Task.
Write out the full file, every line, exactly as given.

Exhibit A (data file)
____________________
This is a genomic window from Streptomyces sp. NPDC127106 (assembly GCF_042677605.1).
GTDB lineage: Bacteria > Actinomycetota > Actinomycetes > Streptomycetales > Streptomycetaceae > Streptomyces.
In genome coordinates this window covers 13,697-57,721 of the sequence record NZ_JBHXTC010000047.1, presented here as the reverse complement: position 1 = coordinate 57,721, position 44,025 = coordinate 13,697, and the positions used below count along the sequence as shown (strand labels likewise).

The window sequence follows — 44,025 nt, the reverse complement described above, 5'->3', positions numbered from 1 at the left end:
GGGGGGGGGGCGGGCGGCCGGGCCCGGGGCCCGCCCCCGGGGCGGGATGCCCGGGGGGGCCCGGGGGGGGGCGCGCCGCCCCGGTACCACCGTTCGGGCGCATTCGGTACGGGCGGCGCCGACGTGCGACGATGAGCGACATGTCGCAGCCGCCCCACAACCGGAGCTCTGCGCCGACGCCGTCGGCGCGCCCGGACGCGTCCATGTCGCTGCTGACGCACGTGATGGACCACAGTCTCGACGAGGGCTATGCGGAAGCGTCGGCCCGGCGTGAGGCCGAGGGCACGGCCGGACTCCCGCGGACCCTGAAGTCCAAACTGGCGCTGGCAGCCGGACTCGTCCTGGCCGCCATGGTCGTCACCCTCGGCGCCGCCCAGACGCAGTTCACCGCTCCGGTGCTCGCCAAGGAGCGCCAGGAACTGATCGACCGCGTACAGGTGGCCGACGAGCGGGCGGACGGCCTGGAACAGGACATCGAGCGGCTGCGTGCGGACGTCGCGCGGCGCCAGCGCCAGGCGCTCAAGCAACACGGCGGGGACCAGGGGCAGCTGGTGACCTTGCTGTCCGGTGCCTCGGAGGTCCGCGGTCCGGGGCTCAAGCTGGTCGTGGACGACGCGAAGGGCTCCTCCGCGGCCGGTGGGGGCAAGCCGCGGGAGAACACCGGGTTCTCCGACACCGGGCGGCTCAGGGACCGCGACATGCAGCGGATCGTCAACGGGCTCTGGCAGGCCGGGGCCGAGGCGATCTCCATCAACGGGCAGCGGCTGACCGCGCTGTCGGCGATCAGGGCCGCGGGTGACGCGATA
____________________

This is a genomic window from Streptomyces sp. NPDC127106 (assembly GCF_042677605.1).
GTDB lineage: Bacteria > Actinomycetota > Actinomycetes > Streptomycetales > Streptomycetaceae > Streptomyces.
In genome coordinates this window covers 13,697-57,721 of the sequence record NZ_JBHXTC010000047.1, presented here as the reverse complement: position 1 = coordinate 57,721, position 44,025 = coordinate 13,697, and the positions used below count along the sequence as shown (strand labels likewise).

The window sequence follows — 44,025 nt, the reverse complement described above, 5'->3', positions numbered from 1 at the left end:
GGGGGGGGGGCGGGCGGCCGGGCCCGGGGCCCGCCCCCGGGGCGGGATGCCCGGGGGGGCCCGGGGGGGGGCGCGCCGCCCCGGTACCACCGTTCGGGCGCATTCGGTACGGGCGGCGCCGACGTGCGACGATGAGCGACATGTCGCAGCCGCCCCACAACCGGAGCTCTGCGCCGACGCCGTCGGCGCGCCCGGACGCGTCCATGTCGCTGCTGACGCACGTGATGGACCACAGTCTCGACGAGGGCTATGCGGAAGCGTCGGCCCGGCGTGAGGCCGAGGGCACGGCCGGACTCCCGCGGACCCTGAAGTCCAAACTGGCGCTGGCAGCCGGACTCGTCCTGGCCGCCATGGTCGTCACCCTCGGCGCCGCCCAGACGCAGTTCACCGCTCCGGTGCTCGCCAAGGAGCGCCAGGAACTGATCGACCGCGTACAGGTGGCCGACGAGCGGGCGGACGGCCTGGAACAGGACATCGAGCGGCTGCGTGCGGACGTCGCGCGGCGCCAGCGCCAGGCGCTCAAGCAACACGGCGGGGACCAGGGGCAGCTGGTGACCTTGCTGTCCGGTGCCTCGGAGGTCCGCGGTCCGGGGCTCAAGCTGGTCGTGGACGACGCGAAGGGCTCCTCCGCGGCCGGTGGGGGCAAGCCGCGGGAGAACACCGGGTTCTCCGACACCGGGCGGCTCAGGGACCGCGACATGCAGCGGATCGTCAACGGGCTCTGGCAGGCCGGGGCCGAGGCGATCTCCATCAACGGGCAGCGGCTGACCGCGCTGTCGGCGATCAGGGCCGCGGGTGACGCGATA